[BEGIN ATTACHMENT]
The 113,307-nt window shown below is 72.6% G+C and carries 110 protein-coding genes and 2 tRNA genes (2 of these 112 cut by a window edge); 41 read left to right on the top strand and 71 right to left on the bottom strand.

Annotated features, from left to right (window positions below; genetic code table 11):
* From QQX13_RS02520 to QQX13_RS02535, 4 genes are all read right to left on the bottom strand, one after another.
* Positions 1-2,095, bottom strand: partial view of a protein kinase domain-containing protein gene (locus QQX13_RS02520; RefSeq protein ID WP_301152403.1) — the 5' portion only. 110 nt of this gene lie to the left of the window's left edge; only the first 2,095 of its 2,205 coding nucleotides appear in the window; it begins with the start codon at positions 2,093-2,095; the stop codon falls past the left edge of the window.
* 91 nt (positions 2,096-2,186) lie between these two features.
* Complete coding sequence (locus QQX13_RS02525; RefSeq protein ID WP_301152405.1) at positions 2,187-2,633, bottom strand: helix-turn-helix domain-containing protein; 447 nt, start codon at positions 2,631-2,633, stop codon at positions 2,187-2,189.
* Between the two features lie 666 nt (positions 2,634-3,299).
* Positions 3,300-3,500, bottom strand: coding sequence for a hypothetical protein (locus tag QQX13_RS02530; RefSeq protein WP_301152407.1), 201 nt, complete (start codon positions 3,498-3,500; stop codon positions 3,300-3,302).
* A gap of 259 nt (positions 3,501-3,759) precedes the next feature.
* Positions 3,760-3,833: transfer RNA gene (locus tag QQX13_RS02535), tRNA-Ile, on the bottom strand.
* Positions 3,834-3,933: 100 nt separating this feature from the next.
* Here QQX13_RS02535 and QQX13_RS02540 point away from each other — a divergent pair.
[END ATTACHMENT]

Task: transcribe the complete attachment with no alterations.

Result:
The 113,307-nt window shown below is 72.6% G+C and carries 110 protein-coding genes and 2 tRNA genes (2 of these 112 cut by a window edge); 41 read left to right on the top strand and 71 right to left on the bottom strand.

Annotated features, from left to right (window positions below; genetic code table 11):
* From QQX13_RS02520 to QQX13_RS02535, 4 genes are all read right to left on the bottom strand, one after another.
* Positions 1-2,095, bottom strand: partial view of a protein kinase domain-containing protein gene (locus QQX13_RS02520; RefSeq protein ID WP_301152403.1) — the 5' portion only. 110 nt of this gene lie to the left of the window's left edge; only the first 2,095 of its 2,205 coding nucleotides appear in the window; it begins with the start codon at positions 2,093-2,095; the stop codon falls past the left edge of the window.
* 91 nt (positions 2,096-2,186) lie between these two features.
* Complete coding sequence (locus QQX13_RS02525; RefSeq protein ID WP_301152405.1) at positions 2,187-2,633, bottom strand: helix-turn-helix domain-containing protein; 447 nt, start codon at positions 2,631-2,633, stop codon at positions 2,187-2,189.
* Between the two features lie 666 nt (positions 2,634-3,299).
* Positions 3,300-3,500, bottom strand: coding sequence for a hypothetical protein (locus tag QQX13_RS02530; RefSeq protein WP_301152407.1), 201 nt, complete (start codon positions 3,498-3,500; stop codon positions 3,300-3,302).
* A gap of 259 nt (positions 3,501-3,759) precedes the next feature.
* Positions 3,760-3,833: transfer RNA gene (locus tag QQX13_RS02535), tRNA-Ile, on the bottom strand.
* Positions 3,834-3,933: 100 nt separating this feature from the next.
* Here QQX13_RS02535 and QQX13_RS02540 point away from each other — a divergent pair.